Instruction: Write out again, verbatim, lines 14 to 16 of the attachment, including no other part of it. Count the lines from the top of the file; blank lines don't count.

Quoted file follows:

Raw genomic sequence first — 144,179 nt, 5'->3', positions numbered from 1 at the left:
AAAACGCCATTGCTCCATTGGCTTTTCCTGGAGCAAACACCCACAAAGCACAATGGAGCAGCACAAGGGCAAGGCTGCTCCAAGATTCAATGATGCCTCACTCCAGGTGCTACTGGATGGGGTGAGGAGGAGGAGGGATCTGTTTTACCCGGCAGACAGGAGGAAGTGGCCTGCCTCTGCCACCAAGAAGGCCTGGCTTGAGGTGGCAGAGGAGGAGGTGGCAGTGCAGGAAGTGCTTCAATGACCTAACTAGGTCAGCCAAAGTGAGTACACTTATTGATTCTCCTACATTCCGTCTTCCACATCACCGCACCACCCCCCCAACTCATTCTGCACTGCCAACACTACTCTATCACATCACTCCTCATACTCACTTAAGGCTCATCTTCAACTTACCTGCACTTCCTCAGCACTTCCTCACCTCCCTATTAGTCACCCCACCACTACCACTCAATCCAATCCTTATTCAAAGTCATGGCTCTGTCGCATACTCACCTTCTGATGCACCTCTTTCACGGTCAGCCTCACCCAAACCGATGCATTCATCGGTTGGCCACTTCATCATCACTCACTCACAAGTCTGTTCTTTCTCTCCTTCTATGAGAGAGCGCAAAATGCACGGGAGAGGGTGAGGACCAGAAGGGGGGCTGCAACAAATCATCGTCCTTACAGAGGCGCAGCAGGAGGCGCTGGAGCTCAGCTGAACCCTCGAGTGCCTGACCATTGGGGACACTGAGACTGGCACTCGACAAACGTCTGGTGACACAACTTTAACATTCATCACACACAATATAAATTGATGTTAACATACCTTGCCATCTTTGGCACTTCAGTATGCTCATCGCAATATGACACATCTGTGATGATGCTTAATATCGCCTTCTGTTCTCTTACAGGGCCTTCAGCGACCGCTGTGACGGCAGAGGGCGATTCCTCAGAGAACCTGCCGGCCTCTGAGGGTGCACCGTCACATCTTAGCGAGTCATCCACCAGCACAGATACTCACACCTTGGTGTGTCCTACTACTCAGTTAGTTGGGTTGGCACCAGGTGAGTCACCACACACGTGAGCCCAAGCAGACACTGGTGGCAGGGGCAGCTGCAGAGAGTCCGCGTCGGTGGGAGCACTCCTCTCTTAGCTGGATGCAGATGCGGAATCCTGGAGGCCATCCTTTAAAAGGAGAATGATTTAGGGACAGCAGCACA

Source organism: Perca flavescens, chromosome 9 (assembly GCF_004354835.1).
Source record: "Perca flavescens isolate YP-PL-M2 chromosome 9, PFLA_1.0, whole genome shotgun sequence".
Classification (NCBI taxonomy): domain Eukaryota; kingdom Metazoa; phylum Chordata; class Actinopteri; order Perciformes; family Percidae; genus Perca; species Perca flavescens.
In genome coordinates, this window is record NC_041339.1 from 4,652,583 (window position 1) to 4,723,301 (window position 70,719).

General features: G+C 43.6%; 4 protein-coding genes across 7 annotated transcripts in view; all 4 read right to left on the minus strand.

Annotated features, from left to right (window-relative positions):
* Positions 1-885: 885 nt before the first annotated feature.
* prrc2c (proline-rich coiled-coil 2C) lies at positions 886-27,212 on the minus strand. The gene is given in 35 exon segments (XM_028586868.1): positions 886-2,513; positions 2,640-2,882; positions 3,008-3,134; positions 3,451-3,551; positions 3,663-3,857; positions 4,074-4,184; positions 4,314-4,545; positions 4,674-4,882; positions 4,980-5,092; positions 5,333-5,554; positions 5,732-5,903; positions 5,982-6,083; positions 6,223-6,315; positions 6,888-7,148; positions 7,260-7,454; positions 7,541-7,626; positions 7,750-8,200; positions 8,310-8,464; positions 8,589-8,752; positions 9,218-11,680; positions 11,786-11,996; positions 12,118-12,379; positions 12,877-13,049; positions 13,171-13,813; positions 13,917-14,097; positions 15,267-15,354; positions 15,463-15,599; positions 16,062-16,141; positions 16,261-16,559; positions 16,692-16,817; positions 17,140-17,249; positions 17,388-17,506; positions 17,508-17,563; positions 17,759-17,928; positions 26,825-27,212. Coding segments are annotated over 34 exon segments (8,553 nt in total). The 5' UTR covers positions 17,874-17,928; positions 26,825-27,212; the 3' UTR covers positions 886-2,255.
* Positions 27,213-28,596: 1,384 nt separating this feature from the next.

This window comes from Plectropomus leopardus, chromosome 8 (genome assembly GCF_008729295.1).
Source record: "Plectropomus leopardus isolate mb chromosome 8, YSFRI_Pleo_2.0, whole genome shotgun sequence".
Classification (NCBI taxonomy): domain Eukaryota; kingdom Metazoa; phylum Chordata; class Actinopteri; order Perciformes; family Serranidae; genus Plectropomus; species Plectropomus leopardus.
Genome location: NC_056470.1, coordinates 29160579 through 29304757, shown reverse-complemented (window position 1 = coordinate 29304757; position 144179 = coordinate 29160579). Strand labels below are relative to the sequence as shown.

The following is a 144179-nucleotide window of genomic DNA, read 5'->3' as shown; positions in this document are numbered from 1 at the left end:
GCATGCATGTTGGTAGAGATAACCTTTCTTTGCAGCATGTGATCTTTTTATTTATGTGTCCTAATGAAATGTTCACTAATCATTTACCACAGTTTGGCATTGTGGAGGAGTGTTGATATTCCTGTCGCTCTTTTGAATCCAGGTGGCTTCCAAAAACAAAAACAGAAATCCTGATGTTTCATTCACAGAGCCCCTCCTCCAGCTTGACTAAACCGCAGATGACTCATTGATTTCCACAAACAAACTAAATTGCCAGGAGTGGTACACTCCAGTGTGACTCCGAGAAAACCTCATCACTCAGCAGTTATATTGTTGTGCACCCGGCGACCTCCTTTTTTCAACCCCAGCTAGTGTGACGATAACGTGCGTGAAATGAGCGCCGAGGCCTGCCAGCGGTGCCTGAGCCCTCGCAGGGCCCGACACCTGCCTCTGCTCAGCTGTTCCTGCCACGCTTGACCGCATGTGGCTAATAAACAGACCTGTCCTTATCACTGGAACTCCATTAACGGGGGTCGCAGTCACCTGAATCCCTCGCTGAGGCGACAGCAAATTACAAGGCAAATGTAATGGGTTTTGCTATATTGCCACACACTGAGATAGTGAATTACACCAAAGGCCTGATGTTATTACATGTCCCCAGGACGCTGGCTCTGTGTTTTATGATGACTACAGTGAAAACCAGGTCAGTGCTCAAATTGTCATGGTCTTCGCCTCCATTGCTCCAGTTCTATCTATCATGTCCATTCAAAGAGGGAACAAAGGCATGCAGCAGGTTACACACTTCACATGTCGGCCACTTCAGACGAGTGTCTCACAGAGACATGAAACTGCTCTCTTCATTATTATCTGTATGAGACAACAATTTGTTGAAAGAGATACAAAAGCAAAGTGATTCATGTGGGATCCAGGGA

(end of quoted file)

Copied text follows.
Classification (NCBI taxonomy): domain Eukaryota; kingdom Metazoa; phylum Chordata; class Actinopteri; order Perciformes; family Serranidae; genus Plectropomus; species Plectropomus leopardus.
Genome location: NC_056470.1, coordinates 29160579 through 29304757, shown reverse-complemented (window position 1 = coordinate 29304757; position 144179 = coordinate 29160579). Strand labels below are relative to the sequence as shown.

The following is a 144179-nucleotide window of genomic DNA, read 5'->3' as shown; positions in this document are numbered from 1 at the left end: